Chatterbox visited his local chain bookstore this morning at the request of a Slate reader who wanted to know whether the Pentagon brass could have located the Chinese Embassy in Belgrade by thumbing through Fodor's. Reader, they couldn't. Although some of the other travel guides purported to list the foreign embassies in Belgrade, none of these lists included the Chinese Embassy. (Surprisingly few European travel guides--even those for Central or Eastern Europe, or "the Mediterranean"--include any information these days on Yugoslavia, which apparently isn't the tourist destination it used to be.)
Chatterbox next decided to follow up on Maureen Dowd's speculation today in her New York Times column that "you can probably get that information on the Web." You can, but it isn't easy. Embassy Web, a private site containing information about embassies around the world, seemed highly promising, but if you click on "Europe" and then "W-Z" (for Yugoslavia), all you get is the disappointing message "under construction." Yahoo! does have a list of foreign embassies in Yugoslavia, but it includes only those of Spain and the United States. Embassy World, another private site, has the same truncated list.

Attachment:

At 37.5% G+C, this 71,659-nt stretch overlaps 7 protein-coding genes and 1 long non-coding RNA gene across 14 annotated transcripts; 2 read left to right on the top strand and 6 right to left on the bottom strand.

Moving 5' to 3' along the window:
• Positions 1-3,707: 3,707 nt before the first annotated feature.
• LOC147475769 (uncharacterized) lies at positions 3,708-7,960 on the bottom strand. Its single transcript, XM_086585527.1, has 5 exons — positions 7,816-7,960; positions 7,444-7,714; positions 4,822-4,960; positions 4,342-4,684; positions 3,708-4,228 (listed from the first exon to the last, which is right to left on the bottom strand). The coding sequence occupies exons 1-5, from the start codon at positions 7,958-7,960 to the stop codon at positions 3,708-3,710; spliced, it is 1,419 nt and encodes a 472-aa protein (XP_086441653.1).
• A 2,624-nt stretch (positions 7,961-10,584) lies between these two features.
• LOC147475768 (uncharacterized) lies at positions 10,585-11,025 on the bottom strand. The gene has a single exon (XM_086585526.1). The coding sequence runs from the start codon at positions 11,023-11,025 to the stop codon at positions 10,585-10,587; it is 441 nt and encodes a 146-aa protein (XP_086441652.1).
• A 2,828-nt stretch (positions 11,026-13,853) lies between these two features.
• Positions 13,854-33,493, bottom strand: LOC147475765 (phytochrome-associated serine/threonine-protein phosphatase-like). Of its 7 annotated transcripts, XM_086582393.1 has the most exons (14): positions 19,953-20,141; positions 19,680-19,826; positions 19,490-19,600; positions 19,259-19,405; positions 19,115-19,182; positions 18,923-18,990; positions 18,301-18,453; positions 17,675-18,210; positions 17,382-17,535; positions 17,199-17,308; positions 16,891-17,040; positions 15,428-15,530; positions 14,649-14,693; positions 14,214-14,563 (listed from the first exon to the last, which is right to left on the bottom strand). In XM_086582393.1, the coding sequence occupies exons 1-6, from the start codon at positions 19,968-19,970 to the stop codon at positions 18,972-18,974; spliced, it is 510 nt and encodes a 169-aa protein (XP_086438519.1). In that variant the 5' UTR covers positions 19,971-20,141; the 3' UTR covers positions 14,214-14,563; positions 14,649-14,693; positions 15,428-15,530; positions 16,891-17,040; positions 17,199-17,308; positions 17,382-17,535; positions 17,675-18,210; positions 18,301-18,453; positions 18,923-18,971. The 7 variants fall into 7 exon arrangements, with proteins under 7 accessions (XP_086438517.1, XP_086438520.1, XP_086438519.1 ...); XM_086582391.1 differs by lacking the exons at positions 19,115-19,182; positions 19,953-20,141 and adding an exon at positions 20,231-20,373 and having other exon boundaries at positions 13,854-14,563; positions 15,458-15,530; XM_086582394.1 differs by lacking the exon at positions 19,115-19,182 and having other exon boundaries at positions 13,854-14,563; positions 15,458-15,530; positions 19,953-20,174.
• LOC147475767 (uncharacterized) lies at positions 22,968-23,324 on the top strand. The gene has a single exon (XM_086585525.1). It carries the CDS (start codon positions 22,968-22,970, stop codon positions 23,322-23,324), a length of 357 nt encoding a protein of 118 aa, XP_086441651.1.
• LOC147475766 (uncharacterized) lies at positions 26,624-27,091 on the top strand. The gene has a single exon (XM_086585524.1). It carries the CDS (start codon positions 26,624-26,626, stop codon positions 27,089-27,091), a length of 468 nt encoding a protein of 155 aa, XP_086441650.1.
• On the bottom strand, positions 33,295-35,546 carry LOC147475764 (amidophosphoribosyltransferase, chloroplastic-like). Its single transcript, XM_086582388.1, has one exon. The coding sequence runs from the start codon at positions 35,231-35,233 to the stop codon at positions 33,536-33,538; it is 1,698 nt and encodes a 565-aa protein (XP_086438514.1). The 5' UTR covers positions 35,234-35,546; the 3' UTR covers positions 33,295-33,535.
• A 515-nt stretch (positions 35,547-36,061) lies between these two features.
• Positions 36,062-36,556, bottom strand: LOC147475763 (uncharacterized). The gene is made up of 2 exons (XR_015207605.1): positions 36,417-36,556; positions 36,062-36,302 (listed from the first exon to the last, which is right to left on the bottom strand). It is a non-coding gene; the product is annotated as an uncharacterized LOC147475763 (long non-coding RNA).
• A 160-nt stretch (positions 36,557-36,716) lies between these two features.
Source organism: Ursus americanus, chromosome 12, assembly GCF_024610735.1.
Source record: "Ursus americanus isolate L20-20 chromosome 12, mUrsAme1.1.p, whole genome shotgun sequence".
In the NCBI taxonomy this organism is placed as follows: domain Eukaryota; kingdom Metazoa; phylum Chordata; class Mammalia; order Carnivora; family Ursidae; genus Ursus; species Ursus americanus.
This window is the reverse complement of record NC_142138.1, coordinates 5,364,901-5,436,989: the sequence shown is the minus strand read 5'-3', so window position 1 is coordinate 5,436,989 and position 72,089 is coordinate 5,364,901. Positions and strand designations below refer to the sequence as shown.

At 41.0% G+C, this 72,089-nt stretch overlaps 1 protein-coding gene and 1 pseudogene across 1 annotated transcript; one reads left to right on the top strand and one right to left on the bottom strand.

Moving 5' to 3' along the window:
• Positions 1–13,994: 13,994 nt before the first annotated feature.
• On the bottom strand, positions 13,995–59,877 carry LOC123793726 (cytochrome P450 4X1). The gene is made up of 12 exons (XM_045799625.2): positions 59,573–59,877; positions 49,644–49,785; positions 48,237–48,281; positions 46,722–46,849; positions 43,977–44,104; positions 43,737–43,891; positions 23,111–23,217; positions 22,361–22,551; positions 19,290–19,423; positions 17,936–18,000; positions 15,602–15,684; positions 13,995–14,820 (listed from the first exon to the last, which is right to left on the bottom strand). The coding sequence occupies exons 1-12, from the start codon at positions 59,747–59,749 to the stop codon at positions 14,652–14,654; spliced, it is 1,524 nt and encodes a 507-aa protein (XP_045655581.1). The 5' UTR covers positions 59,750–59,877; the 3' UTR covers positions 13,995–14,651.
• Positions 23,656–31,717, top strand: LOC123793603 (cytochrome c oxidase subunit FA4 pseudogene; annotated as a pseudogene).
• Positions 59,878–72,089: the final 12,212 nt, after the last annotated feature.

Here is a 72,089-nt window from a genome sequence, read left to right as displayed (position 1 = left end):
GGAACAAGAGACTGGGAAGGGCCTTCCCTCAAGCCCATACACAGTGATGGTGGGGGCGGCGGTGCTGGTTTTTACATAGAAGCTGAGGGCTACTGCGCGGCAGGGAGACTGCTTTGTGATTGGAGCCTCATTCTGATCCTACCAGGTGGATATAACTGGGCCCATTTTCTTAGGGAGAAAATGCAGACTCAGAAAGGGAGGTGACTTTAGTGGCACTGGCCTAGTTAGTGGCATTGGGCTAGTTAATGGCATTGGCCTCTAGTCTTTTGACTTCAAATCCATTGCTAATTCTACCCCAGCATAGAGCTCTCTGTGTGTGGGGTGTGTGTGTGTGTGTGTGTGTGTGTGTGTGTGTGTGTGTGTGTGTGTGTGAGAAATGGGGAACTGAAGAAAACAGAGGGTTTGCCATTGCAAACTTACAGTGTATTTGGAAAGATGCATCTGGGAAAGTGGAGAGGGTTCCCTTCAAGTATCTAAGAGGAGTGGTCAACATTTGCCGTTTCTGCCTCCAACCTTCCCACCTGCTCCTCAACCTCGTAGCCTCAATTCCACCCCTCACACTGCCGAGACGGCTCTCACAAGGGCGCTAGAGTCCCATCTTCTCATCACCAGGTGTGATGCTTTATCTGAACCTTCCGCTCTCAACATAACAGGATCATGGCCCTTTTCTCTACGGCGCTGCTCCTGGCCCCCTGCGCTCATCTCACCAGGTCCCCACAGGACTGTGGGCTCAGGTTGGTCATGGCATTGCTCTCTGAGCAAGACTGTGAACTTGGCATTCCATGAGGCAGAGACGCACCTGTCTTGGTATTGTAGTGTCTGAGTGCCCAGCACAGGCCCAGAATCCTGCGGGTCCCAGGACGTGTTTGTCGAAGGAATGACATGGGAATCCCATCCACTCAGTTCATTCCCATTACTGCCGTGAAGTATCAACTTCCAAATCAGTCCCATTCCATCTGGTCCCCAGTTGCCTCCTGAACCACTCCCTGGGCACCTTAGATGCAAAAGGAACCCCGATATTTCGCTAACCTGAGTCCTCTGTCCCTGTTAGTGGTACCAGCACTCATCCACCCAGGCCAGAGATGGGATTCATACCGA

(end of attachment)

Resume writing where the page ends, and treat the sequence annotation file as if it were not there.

After fiddling with various search engines for an hour, Chatterbox eventually hit pay dirt with the official Web site for the city of Belgrade. If you click on a link titled "Useful information (Specially adapted for foreigners)" and scroll down a little, you will find, among other things, a (seemingly complete) list of addresses and phone numbers for foreign embassies in Belgrade, including the Chinese Embassy at 3 Tresnjin cvet Street (which Chatterbox assumes is the same as "Tresnja Tveta" Street, the location cited in accounts from the Washington Post and Los Angeles Times). It's conceivable, of course, that the Milosevic government arranged to post this address after the Chinese Embassy was bombed in order to score a propaganda victory; but considering some of the other propaganda on this and other sites maintained by the Yugoslav government (sample: "What Is Happening Billy, Have No Viagra?), that would be uncharacteristically subtle.
As a public service, Chatterbox is going to repeat that link for the official Web site of Belgrade. Memo to the Pentagon: You will find here addresses for 34 embassies in Belgrade. Please bookmark this information, and take special care to avoid bombing the embassies for Russia (32 Deligradska St.), Albania (56 Kneza Milosa St.), France (11 Pariska St.), and, of course, the United States (50 Kneza Milosa St.).